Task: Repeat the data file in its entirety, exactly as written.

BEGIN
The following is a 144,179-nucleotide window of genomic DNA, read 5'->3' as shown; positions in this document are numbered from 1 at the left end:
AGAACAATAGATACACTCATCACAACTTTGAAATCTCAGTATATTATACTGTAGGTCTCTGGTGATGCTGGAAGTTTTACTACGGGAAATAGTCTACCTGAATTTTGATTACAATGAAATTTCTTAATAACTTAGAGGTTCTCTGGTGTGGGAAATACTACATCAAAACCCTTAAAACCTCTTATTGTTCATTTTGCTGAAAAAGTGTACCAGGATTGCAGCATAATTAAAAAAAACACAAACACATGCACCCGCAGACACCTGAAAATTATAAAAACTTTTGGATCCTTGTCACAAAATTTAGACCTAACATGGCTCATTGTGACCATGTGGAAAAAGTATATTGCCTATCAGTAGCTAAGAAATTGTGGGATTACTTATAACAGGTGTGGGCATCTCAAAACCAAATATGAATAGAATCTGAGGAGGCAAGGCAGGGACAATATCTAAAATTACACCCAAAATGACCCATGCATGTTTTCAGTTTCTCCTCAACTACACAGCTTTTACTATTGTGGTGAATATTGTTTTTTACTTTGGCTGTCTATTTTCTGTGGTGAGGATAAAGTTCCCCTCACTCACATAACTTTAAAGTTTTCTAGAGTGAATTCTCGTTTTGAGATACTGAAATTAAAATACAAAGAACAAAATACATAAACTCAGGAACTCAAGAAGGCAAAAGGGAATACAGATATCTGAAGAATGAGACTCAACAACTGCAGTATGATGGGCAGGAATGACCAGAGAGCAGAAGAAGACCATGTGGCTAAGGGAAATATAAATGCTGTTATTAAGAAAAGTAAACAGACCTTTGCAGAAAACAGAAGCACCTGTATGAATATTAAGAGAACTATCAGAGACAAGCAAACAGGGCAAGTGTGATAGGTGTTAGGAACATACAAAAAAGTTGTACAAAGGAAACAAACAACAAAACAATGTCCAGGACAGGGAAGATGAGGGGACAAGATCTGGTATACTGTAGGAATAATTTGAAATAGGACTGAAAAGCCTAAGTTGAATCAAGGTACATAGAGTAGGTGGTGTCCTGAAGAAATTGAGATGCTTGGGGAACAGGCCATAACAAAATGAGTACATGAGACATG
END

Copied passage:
The following is a 144,179-nucleotide window of genomic DNA, read 5'->3' as shown; positions in this document are numbered from 1 at the left end:
AGAACAATAGATACACTCATCACAACTTTGAAATCTCAGTATATTATACTGTAGGTCTCTGGTGATGCTGGAAGTTTTACTACGGGAAATAGTCTACCTGAATTTTGATTACAATGAAATTTCTTAATAACTTAGAGGTTCTCTGGTGTGGGAAATACTACATCAAAACCCTTAAAACCTCTTATTGTTCATTTTGCTGAAAAAGTGTACCAGGATTGCAGCATAATTAAAAAAAACACAAACACATGCACCCGCAGACACCTGAAAATTATAAAAACTTTTGGATCCTTGTCACAAAATTTAGACCTAACATGGCTCATTGTGACCATGTGGAAAAAGTATATTGCCTATCAGTAGCTAAGAAATTGTGGGATTACTTATAACAGGTGTGGGCATCTCAAAACCAAATATGAATAGAATCTGAGGAGGCAAGGCAGGGACAATATCTAAAATTACACCCAAAATGACCCATGCATGTTTTCAGTTTCTCCTCAACTACACAGCTTTTACTATTGTGGTGAATATTGTTTTTTACTTTGGCTGTCTATTTTCTGTGGTGAGGATAAAGTTCCCCTCACTCACATAACTTTAAAGTTTTCTAGAGTGAATTCTCGTTTTGAGATACTGAAATTAAAATACAAAGAACAAAATACATAAACTCAGGAACTCAAGAAGGCAAAAGGGAATACAGATATCTGAAGAATGAGACTCAACAACTGCAGTATGATGGGCAGGAATGACCAGAGAGCAGAAGAAGACCATGTGGCTAAGGGAAATATAAATGCTGTTATTAAGAAAAGTAAACAGACCTTTGCAGAAAACAGAAGCACCTGTATGAATATTAAGAGAACTATCAGAGACAAGCAAACAGGGCAAGTGTGATAGGTGTTAGGAACATACAAAAAAGTTGTACAAAGGAAACAAACAACAAAACAATGTCCAGGACAGGGAAGATGAGGGGACAAGATCTGGTATACTGTAGGAATAATTTGAAATAGGACTGAAAAGCCTAAGTTGAATCAAGGTACATAGAGTAGGTGGTGTCCTGAAGAAATTGAGATGCTTGGGGAACAGGCCATAACAAAATGAGTACATGAGACATG